The Forgotten Prep: Building a Nest Egg

October 9, 2012


building your financial reserves

Beans. Bullets. Band-aids.

That’s the on alliteration that many people in the prepper community use to refer to the three main components of a good coffer.

To prepare for an uncertain future, you should have a pantry full of non-parishable food items such as beans, wheats, rices, etc. You’ll also need a way to provide meat for your family and to protect what you have from others who wish to take it from you. That’s where the bullets and weapons come in. And finally, injuries are bound to occur so you’ll need medical supplies and the knowledge of how to use them. Hence the band-aids.

With plenty of beans, bullets, and band-aids (along with the knowledge of how to properly use them), the idea is that you’ll be prepared for most any scenario.

Individual TEOTWAWKI Events

While the logic is definitely sound for the more serious and widespread TEOTWAWKI cases, the most common scenarios shouldn’t be overlooked. And those are not necessarily covered under the beans, bullets, and band-aids categories.

What are those more likely events?

It’s far more likely that you or your family will face a more localized threat, one that may only affect your family. Others on your street or in your community may not even realize that your world has changed.

The loss of a job and the death of a spouse or child are far more likely to happen to you than a major event that affects a lot of people in your community or region. It’s no less traumatic, yet it only affects you or your family.

Building Financial Reserves

In addition to the beans, bullets, and band-aids, it’s also a good idea to build a financial reserve that you can draw upon during times of need. This can be as simple as a savings account at a local bank or a money market account at the credit union. In fact, it can be money stored in the jar buried in the backyard. As long as it’s readily available to you when you need it and relatively risk-free. In financial terms, it’s liquid.

Ah, but you say the economy is awful and it’s it better to buy items now before inflation hits and the price of supplies soar.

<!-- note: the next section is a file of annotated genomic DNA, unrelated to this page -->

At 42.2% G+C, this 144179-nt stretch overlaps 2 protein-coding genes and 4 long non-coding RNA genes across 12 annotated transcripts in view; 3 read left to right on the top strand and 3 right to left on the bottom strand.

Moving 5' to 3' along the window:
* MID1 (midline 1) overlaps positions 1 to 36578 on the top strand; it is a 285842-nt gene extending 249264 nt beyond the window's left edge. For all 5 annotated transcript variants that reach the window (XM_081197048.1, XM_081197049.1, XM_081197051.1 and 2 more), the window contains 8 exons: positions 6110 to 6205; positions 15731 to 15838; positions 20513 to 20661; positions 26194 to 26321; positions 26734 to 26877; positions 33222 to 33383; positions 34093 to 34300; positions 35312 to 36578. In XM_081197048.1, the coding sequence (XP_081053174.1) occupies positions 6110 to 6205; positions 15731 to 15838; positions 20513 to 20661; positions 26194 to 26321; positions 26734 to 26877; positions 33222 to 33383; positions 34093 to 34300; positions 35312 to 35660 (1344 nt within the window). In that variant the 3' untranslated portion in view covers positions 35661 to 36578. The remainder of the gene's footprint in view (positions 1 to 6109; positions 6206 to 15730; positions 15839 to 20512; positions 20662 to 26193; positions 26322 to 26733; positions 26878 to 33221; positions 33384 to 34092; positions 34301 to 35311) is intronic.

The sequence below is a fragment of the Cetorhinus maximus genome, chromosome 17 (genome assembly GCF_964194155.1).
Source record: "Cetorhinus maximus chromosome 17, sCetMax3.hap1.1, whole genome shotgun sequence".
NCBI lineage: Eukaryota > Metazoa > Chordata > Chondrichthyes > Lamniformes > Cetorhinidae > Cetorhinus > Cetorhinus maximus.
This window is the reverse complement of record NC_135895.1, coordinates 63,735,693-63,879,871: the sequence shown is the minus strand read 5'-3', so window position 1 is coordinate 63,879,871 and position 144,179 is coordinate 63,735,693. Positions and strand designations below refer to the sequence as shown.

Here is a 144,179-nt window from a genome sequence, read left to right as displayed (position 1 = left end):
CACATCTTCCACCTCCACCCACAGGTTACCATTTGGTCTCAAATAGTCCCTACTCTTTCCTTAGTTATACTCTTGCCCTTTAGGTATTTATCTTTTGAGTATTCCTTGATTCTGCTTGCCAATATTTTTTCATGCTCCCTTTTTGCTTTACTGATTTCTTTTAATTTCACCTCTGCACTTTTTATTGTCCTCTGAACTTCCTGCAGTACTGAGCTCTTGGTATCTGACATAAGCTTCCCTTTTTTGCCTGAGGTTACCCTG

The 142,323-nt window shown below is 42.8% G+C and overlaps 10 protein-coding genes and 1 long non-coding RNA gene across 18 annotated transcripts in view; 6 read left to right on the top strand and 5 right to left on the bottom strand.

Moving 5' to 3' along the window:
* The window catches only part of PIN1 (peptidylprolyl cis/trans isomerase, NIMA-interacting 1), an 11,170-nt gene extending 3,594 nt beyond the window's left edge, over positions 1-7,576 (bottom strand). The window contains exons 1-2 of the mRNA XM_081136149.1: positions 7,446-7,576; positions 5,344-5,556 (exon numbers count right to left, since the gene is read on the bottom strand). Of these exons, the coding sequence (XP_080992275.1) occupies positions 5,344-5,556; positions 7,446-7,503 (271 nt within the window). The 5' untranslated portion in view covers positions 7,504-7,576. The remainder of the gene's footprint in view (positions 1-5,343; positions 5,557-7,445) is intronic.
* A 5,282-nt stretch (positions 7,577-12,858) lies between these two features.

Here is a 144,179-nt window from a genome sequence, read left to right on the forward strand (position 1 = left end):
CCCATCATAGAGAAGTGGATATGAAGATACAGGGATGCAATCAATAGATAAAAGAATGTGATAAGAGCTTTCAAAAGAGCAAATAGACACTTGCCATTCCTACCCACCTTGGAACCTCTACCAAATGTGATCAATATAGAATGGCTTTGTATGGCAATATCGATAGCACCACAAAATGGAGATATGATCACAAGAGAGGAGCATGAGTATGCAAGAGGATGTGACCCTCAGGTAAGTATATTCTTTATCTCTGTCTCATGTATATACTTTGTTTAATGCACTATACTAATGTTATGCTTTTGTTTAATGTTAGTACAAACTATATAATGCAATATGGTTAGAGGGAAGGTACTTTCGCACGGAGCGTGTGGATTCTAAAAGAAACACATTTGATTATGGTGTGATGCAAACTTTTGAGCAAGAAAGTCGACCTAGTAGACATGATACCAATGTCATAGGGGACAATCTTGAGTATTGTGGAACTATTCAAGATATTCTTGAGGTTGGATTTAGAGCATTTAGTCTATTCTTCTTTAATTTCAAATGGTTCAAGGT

That’s true. That’s why we stock up on many items, buying them now before the price goes up or before they are simply not available anymore.

However, there are also minor financial emergencies that cannot be predicted or where stocking up ahead of time doesn’t make financial sense.

Here’s a case in point.

Honey, the Washer is Out

No one wants to hear that an appliance has broken. As I mentioned in a prior post, our clothes dryer went out not too long ago. I diagnosed and fixed it myself and it’s running great now (and hopefully for quite some time to come).

Yet, when our washing machine broke last week, I wasn’t able to identify the part that needed to be replaced. So, I called a repairman. After looking at the machine, he gave us the estimate cost to fix it. It was more than we paid for the machine when we bought it new.

As a family of many, we do a lot of loads of clothes during the week. And having a washing machine is a necessity in our lives right now. Could we survive a TEOWAWKI event without one? Sure. But we are not in a TEOTWAWKI event now and it’s good to have clean clothes to go to work, to church, to the store, etc.

So, we decided to not spend money on repairing the washing machine and instead bought a replacement machine.

Without cash reserves, our only options would have been to do without until we could save for it or buy one on credit. Neither of those options appeal to us. So we dipped into our savings to replace the washer.

Include Financial Reserves in Your Planning

Many new preppers who have reached their “Oh my!” moment are eager to rush out and begin buying supplies. That’s not the best idea.

It’s far better to sit down and plan. Consider where you are in terms of your preparedness. What do you already have? What can you do right now for little to no cost? Then consider what you will need to buy and prioritize the list. Don’t go into debt adding to your coffers.

As part of the plan, include building a financial reserve. It may come in just as handy as the beans, the bullets, and the band-aids.

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5 Comments on “The Forgotten Prep: Building a Nest Egg”

  1. 3boxesofbs Says:

    Good post. I’ve talked before that finances should be the first thing to get in order as part of your preps. Tied with Education, followed by medical condition.

    Get those under control; including short term savings for situations just like what you described is fundamental to later work. Doesn’t do any good to buy several thousands of dollars worth of gear if you have to hock it to pay a bill.

    This can be as simple as a savings account at a local bank or a money market account at the credit union. In fact, it can be money stored in the jar buried in the backyard. As long as it’s readily available to you when you need it and relatively risk-free.

    I suggest a combination of all three. Immediate short term savings in the bank — something you can get to today. More morning in a mutual fund but accessible in a couple of days and some cash/cash equivalents on hand.
    I’ve actually moved to holding more cash/cash equivalents on hand recently. The bank runs in Spain and Greece have me concerned we could see something like that or a ‘bank holiday’ here.


  2. Bonnie Draker Says:

    PLEASE KEEP ME ON THE NEWSLETTER FEEDS, I AM PREPPING. Date: Tue, 9 Oct 2012 15:57:36 +0000 To:


  3. generateur De credit fut 15 Says:

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